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Wednesday, March 30, 2011

False Hope

I learned during a meeting last week conducted at Manchester Community College (MCC) that the state and federal governments will soon be redefining the term “college readiness”.  It has several implications for high school students and for their larger school communities.  Although the proposal is still being discussed in the legislatures, it’s likely that what it means to be ready for college will change quite significantly.

Here’s the quick take.  Not surprisingly, money allocated to community colleges is shrinking while enrollment is expanding.  Something has to go and that something looks like remedial classes.  So, before students are accepted to MCC, they’ll need to reach established benchmarks on the ACCUPLACER (I asked about the “placement” of these benchmarks but couldn’t get a definitive answer – probably because it hasn’t yet been established).  If they don’t grab hold of the benchmarks, but reach an accepted (but, again, not yet determined) level below them, these students will be allowed to take a VERY limited number of courses available to them and will only be allowed to matriculate as part-time students (this will affect insurance coverage on them relative to their parents' policies).  If they fail to even reach the aforementioned, they’ll be DENIED admission to MCC, required by the state to return to their local communities and enroll in adult education programs to prepare for the ACCUPLACER and get ready (college readiness) for college. So, community colleges will no longer be an option for anyone with simply a high school diploma or GED if this proposal becomes reality.  And the burden for remediation will be shifted back to local communities.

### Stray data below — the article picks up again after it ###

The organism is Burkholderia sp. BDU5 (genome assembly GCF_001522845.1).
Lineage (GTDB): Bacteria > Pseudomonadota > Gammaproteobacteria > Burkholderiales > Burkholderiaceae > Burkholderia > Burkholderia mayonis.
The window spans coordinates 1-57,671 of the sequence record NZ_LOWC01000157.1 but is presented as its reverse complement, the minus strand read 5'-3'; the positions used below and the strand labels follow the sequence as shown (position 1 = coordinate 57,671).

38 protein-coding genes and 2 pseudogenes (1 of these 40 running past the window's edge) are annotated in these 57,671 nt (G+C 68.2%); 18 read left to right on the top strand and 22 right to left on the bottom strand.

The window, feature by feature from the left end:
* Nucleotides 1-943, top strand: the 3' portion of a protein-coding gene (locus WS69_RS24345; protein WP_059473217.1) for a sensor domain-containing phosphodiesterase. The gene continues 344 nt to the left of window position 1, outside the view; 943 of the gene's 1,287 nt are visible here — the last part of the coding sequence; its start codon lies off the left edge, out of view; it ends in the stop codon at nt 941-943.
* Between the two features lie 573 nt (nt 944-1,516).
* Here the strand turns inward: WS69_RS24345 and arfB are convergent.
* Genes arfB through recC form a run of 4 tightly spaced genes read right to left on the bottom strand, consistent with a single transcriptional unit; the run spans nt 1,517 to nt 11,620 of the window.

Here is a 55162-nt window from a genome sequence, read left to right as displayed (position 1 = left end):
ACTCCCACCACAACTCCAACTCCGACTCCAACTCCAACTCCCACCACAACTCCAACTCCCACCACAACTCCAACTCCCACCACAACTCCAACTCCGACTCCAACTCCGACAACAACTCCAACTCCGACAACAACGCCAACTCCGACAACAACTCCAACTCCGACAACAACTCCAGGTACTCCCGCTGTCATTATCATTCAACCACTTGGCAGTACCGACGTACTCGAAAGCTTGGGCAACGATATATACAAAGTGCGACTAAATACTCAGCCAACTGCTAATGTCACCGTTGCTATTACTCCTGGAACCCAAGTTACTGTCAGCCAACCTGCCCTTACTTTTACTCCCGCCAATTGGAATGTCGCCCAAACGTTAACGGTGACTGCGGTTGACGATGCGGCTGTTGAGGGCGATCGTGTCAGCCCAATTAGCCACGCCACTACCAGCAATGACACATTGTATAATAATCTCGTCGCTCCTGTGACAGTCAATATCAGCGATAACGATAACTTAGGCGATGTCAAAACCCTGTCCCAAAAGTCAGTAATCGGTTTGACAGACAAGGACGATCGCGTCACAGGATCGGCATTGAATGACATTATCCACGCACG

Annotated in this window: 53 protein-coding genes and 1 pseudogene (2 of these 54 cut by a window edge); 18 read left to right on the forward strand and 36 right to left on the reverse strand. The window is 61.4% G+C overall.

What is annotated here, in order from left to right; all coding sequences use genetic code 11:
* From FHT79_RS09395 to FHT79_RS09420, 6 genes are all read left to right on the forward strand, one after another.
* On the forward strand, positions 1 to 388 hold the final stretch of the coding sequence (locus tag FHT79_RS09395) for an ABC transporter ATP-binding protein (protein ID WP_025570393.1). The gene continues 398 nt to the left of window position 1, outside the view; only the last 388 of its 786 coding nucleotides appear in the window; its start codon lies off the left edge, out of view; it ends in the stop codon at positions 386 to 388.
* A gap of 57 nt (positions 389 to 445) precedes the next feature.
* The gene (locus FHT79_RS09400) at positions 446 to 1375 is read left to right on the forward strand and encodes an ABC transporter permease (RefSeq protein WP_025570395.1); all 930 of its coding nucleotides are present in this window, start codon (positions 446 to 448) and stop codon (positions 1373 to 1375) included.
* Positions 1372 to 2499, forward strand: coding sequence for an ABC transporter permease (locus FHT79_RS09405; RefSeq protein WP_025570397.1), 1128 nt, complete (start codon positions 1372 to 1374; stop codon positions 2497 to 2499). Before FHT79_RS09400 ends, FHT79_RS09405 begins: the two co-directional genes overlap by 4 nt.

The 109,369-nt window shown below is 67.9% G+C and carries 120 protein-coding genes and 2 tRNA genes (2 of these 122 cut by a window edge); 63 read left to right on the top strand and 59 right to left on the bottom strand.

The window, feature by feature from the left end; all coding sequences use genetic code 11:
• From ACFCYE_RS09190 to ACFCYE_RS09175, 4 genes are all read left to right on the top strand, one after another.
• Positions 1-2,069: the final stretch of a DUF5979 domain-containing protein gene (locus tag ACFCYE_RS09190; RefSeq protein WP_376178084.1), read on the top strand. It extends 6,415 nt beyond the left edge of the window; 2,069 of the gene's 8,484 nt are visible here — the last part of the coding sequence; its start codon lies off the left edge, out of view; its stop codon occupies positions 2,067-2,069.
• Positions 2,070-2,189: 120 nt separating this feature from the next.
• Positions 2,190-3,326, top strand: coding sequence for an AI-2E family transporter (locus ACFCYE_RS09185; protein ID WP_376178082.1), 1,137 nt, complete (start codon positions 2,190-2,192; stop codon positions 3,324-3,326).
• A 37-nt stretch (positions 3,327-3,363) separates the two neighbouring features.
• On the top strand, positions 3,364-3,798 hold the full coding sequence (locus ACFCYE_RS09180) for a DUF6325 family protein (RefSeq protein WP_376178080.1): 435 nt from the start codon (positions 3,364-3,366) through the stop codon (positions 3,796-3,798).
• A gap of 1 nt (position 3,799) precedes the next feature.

This shift in thinking is really based upon a concept known as "ability to benefit", which means that students need to demonstrate an ability to benefit from being enrolled in college (read: successfully complete college-level work).  Anything less will no longer be considered college.  Having said that, it will end the false hope that some students have of moving on to higher education without first taking sufficient care of what needs to be done in high school.

The link below will bring you to an article that addresses this issue in Arizona but sounds strikingly similar to the discussion being heard in Connecticut.


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